What are the different types of tooth cracks?

Dr. Amarnathan

Jan 24, 2023, by amarnathcare

Your teeth are made to be permanent. But during their existence, they experience a lot of stress and force. This may occasionally damage them.

Enamel, the hardest material of the body, makes up the tooth’s outer layer. It is impossible to repair a tooth that has damaged the enamel. However, you can speak with dental professionals to develop a treatment strategy that is suitable for you.

What is a tooth crack?

A cracked tooth, sometimes referred to as cracked tooth syndrome (CTS), is a crack or fracture that forms in your teeth. It is a common dental condition that might be the result of biting on hard foods or grinding the teeth while sleeping.

Although anyone can crack a tooth, children and elderly people are more susceptible to tooth fractures.

Sometimes these cracks will be small and harmless. However, it can cause a severe split or crack in your teeth.

What are the different types of tooth cracks?

The tooth cracks are classified into five different types. Based on the classification of the crack in your tooth your dentist will suggest a treatment plan.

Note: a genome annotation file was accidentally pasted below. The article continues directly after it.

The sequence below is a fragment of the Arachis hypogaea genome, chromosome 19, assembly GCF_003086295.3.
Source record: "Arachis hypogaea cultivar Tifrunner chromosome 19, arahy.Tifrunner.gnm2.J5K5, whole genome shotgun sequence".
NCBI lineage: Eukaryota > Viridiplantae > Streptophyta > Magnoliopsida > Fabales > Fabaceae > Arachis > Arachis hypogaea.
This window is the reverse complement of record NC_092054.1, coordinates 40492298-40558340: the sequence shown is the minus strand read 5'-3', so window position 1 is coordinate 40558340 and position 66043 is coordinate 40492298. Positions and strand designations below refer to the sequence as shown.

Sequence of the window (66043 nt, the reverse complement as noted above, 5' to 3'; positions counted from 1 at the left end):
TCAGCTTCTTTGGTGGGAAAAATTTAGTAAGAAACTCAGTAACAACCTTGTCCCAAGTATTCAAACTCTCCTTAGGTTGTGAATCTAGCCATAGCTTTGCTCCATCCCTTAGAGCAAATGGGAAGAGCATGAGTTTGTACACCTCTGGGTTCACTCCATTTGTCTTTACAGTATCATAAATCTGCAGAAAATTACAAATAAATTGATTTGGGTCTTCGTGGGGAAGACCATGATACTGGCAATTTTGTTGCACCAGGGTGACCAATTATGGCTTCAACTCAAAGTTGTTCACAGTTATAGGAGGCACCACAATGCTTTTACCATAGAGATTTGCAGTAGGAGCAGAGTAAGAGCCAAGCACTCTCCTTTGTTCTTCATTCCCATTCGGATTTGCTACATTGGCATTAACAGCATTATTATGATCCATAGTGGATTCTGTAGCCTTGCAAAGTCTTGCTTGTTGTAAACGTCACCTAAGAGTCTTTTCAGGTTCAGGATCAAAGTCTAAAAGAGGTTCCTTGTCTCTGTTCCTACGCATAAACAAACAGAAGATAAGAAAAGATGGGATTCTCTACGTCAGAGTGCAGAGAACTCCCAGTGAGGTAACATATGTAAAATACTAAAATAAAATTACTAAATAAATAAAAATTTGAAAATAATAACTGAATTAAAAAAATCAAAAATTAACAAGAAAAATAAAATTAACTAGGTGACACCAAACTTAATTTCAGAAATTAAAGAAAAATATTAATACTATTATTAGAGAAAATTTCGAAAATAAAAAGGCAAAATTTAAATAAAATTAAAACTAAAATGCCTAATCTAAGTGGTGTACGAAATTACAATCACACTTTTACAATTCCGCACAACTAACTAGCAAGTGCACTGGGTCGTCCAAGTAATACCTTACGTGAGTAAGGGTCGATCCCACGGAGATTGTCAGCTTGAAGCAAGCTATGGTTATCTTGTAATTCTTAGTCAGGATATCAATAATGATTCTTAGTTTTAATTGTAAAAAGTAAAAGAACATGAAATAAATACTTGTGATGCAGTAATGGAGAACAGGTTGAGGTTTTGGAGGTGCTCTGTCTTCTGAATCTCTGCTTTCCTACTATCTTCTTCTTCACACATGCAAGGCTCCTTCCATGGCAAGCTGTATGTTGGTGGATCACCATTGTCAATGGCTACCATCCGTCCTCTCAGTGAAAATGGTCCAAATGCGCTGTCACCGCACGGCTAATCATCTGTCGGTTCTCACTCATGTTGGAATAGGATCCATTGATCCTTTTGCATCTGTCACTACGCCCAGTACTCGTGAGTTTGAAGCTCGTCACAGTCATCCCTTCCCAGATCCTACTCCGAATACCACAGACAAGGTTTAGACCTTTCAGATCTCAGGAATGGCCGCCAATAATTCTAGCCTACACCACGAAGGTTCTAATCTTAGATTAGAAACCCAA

1) Craze lines

Craze lines are thin, vertical lines that develop in tooth enamel over time mainly as people get older. Sometimes craze lines are translucent. They could also seem brown, gray, or yellow. Although, craze lines are often difficult to find and they go completely unnoticed unless you hunt for them.

Your teeth could easily get stained by it. Due to this, they might be more noticeable in people who use tobacco products and consume tea, coffee, soda, or red wine.


Years of food chewing and pressure on the teeth lead to the formation of these lines. They become more noticeable as a result when people age towards middle age or old age. Its possible causes include:

  • Teeth wear and tear from years of chewing and biting.
  • Grinding of teeth while sleeping (bruxism)
  • Persistent nail-biting behavior.
  • Chewing on things other than foods such as ice, candy, or hard items.
  • Trauma or injury to the teeth.


The following professional procedures are available to lighten these lines, cover them or alter the surface of your teeth;

  • Using composite resin to fill the line of the teeth.
  • In-office professional teeth whitening procedures.
  • Dental veneers

2) Fractured cusp

The most common dental injury is a fractured cusp. Cusps aid in chewing and provide your teeth structure. In general, molars have four or five cusps.

Tooth deterioration or damage can cause the top of a tooth, known as the cusp, to fracture. With the aid of modern dentistry, this can be prevented in a variety of ways.


  • The structure of your teeth may soften due to a variety of factors.
  • The most frequent causes of a fractured cusp are as follows:
  • Extreme tooth decay
  • Bruxism (regular teeth grinding or clenching)
  • Dental injury or trauma
  • Failed dental restoration procedures such as dental bridges and crowns.
  • Biting on hard food items.